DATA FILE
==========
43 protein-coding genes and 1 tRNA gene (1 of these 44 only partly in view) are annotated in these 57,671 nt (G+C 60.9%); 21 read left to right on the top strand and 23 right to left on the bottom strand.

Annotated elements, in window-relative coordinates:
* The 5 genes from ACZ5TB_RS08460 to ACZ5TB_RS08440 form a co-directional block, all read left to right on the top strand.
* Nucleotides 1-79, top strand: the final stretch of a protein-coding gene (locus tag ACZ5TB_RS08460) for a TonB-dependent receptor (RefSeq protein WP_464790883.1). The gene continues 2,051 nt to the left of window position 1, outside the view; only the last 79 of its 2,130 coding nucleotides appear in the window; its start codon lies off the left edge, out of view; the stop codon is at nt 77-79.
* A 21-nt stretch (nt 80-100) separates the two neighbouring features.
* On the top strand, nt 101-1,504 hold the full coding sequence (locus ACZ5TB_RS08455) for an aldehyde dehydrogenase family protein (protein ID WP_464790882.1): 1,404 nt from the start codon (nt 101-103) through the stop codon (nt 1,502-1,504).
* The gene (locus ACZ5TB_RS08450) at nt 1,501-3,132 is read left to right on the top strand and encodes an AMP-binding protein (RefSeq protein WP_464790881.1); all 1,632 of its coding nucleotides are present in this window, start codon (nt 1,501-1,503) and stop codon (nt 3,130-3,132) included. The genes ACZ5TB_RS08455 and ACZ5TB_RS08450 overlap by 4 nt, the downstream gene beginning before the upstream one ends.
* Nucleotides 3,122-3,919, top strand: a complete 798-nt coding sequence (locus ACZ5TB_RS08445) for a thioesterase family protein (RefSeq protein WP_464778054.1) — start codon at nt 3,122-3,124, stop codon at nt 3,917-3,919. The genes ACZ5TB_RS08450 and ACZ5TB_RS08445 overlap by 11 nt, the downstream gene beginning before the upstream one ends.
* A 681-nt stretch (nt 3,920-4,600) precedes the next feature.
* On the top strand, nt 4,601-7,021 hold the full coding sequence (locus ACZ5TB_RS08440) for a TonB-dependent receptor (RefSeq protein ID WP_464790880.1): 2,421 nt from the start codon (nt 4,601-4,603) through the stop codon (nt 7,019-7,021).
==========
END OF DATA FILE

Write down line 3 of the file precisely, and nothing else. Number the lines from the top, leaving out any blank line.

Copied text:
* The 5 genes from ACZ5TB_RS08460 to ACZ5TB_RS08440 form a co-directional block, all read left to right on the top strand.